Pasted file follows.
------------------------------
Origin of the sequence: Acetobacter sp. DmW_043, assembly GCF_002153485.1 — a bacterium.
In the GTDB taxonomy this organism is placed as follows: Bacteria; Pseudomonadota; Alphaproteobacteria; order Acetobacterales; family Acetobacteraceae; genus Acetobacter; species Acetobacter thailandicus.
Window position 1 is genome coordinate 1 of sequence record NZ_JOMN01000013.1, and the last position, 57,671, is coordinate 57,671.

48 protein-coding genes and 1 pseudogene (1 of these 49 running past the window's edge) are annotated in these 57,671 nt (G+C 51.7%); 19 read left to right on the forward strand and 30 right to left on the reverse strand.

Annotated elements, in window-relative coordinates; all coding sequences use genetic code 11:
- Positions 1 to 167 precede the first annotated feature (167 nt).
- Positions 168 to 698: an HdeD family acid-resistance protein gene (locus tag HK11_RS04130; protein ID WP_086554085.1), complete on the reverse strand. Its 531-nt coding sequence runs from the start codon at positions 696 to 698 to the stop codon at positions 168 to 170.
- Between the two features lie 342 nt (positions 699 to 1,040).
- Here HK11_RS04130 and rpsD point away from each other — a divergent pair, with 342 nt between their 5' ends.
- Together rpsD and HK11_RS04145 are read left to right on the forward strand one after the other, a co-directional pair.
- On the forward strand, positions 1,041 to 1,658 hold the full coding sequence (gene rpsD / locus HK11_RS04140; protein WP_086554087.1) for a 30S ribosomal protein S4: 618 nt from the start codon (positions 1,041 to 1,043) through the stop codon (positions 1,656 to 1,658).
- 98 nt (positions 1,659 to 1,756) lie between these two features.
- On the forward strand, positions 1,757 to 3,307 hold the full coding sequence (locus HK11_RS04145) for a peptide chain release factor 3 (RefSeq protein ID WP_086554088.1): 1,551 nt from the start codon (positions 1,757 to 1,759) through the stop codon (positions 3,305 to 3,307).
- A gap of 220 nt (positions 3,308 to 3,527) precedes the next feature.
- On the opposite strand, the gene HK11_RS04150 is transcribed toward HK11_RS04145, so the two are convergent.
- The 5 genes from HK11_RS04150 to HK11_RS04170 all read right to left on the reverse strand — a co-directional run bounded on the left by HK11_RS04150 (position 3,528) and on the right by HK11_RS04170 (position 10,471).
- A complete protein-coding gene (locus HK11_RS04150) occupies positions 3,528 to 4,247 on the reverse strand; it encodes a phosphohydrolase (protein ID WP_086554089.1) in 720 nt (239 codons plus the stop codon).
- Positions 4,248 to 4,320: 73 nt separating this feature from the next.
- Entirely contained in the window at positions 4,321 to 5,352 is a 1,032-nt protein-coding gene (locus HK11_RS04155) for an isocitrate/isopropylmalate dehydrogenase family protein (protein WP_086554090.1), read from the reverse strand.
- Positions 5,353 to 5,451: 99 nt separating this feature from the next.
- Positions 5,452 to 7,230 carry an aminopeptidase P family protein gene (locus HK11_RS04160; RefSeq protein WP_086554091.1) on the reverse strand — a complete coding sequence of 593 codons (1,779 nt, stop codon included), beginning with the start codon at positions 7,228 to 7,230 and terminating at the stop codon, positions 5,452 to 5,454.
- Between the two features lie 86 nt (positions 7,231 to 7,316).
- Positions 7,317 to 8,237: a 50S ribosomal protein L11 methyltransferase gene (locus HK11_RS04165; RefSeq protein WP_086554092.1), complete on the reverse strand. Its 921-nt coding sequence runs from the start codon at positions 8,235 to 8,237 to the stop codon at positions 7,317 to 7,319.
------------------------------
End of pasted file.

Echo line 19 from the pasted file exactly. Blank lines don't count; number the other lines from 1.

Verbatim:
- Entirely contained in the window at positions 4,321 to 5,352 is a 1,032-nt protein-coding gene (locus HK11_RS04155) for an isocitrate/isopropylmalate dehydrogenase family protein (protein WP_086554090.1), read from the reverse strand.